Texas Monthly

Texas Monthly April 2021

Texas Monthly has been the authority on the Texas scene since 1973, covering music, arts, travel, restaurants and events with its insightful recommendations. Above all, Texas Monthly provides its readers with a magazine of the highest editorial quality, a standard that has earned it 10 National Magazine Awards, the industry’s most coveted prize.

Les mer
Land:
United States
Språk:
English
Utgiver:
Genesis Park LP
Hyppighet:
Monthly
kr 42,92

i denne utgaven

2 min
meanwhile, over on texasmonthly.com…

HOW DR PEPPER HELPED MAKE TEXAS FEEL LIKE HOME When our barbecue editor, Daniel Vaughn, was growing up in Ohio, Dr Pepper was an indulgence reserved for Christmas. He also saw the iconic soda as a symbol of Texas, even from a young age. Now, he reflects, it’s a reminder of how far he’s come. FORGET EVERYTHING YOU THINK YOU KNOW ABOUT MOLE It’s one of the most sought-after and beloved Mexican dishes. But while most Americans are familiar with only two variations of mole, José R. Ralat explains, the classic’s interations are as diverse as the homes and restaurants across Mexico and the United States in which they are coaxed to life. HE RIOTED AT THE CAPITOL, THEN LIVED IN LUXURY WHILE HIDING FROM THE FBI Luke Coffee, a director and actor who appeared…

3 min
neither snow nor gloom of night…

Texans have learned not to expect much from their state government, as senior editor Chris Hooks observes in his story on page 42. So in mid-February, when millions lost power for days, Texans did what they do so well. They pitched in to take care of their families, neighbors, and total strangers. Our journalists documented that outpouring of kindness and resilience on TexasMonthly.com, stepping up for our readers and for one another, braving cold and dark like the letter couriers of old. When the blackout struck on February 15, our website’s editorial director, Michelle Williams, moved bedding into a closet that was the least-frigid room in her Austin apartment, and slept there for two nights. She stayed in touch with writers and editors from her 2005 Volkswagen Jetta, where she was…

3 min
roar of the crowd

“MY FATHER ONCE TOLD ME THAT YOU CAN JUSTIFY ANYTHING AS LONG AS YOU KEEP TELLING YOURSELF IT’S JUSTIFIED-LIKE THE ARGUMENT THAT AN ANIMAL DYING BY A BULLET IS BETTER THAN IT BEING KILLED BY A LION.” Unhappy Hunting I read the article on hunting exotics by Wes Ferguson [“Aoudads and Bongos and Zebras, Oh My!,” February 2021], and I greatly admired his writing and the balance given to the subject. However, I cannot see how such ranches can be viewed positively. The owners have created an amusement park, but instead of popping a balloon with a water pistol, you shoot an animal. There’s no hunting anywhere, at least nothing I can recognize. My father once told me that you can justify anything as long as you keep telling yourself it’s justified—like…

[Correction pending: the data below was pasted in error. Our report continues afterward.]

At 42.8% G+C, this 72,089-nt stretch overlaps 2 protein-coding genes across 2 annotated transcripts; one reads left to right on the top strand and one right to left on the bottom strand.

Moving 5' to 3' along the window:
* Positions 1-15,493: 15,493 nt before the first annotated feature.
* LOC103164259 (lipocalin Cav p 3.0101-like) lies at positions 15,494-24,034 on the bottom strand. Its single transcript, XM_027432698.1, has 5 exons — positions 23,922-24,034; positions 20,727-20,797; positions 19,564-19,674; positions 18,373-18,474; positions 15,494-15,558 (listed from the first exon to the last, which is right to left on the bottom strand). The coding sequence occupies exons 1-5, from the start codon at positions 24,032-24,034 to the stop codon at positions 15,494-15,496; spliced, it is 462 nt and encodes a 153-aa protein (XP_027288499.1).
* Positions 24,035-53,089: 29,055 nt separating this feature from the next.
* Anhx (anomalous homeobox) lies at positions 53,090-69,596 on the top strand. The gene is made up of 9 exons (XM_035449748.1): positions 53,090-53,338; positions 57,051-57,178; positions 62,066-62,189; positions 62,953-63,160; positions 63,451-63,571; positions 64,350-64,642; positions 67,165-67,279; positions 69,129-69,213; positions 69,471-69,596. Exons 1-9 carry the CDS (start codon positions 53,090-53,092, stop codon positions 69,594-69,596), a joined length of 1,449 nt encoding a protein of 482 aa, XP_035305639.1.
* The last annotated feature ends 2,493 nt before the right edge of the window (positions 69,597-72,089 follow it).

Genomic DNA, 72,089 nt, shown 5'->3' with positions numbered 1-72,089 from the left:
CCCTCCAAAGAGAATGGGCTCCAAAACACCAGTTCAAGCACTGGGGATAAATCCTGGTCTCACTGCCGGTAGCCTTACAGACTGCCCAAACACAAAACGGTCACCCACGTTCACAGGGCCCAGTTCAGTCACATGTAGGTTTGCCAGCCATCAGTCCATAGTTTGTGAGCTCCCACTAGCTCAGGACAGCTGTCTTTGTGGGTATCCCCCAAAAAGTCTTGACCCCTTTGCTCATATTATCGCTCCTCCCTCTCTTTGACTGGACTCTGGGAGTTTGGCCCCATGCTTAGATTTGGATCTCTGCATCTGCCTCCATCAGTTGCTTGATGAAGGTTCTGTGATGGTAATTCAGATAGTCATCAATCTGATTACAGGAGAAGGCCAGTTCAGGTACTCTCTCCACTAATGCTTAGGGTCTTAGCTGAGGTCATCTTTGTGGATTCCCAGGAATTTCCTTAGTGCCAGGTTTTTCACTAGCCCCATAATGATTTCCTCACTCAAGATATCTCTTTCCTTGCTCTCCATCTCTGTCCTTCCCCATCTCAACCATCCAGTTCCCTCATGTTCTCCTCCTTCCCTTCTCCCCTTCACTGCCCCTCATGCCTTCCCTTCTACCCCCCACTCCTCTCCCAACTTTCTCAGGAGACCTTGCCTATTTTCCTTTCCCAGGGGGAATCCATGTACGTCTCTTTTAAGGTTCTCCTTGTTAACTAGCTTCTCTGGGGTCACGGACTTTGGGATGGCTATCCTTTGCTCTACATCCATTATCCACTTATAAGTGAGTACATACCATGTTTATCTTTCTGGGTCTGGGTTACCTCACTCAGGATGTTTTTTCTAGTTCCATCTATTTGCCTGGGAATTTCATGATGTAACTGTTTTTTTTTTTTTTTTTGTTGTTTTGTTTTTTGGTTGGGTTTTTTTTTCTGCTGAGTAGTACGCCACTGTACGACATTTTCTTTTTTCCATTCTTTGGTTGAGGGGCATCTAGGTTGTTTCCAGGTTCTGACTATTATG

4 min
masterpiece suites

Ready for a change of scene? A good view isn’t hard to come by this time of year in Texas. With bluebonnets in bloom, just cruising along country roads or even along the highway is like escaping into a painterly landscape. For a truly art-filled weekend, follow the wildflowers to one of these relatively new Dallas hotels. Each features museum-worthy works and gallery finds in its public spaces and guest rooms. Like many hotels the world over during the pandemic, these three destinations follow COVID-19 safety procedures and offer packages to locals in need of a break from months of hibernating at home. Who knows, you might come away from a visit feeling rejuvenated and even happy to sleep in your own bed once again. Remember what that’s like? 1. THOMPSON…

11 min
bastrop gets some locavore love

Sonya Cote cupped her hands around her eyes and peered into the empty building with a “For Lease” sign in the window, on Bastrop’s Main Street. It was a spring day in 2017, and among the shadows, she glimpsed tall ceilings and a brick fireplace. A shaft of light slanted in from the adjoining courtyard, and in the front room she could just make out a floor covered in exuberantly mismatched Mexican tiles. “Oh man, this is so cool,” she thought. The Austin chef was on the lookout for restaurant locations—chefs always are—and this one spoke to her. Cote soon returned with her husband and business partner, David Barrow, a filmmaker turned farmer. She called the building’s leasing agent in the Central Texas town of nine thousand to find out…

2 min
the hidden history of black pitmasters

Colorado native Adrian Miller lives in Denver—not exactly a barbecue capital—but the lawyer turned food historian has been passionate about smoked meat ever since he went on a tour of legendary Central Texas joints in 2002. Miller, who served as a special assistant to President Bill Clinton before leaving that world to focus on foodways, won a James Beard Award for his first book, 2013’s Soul Food: The Surprising Story of American Cuisine, One Plate at a Time. During an extended, self-guided study of U.S. barbecue that brought him back to Texas (where he checked out places such as 109-year-old Patillo’s BBQ, in Beaumont), Miller found the written history to be light on the contributions of Black pitmasters. He hopes to set the record straight in Black Smoke: African Americans…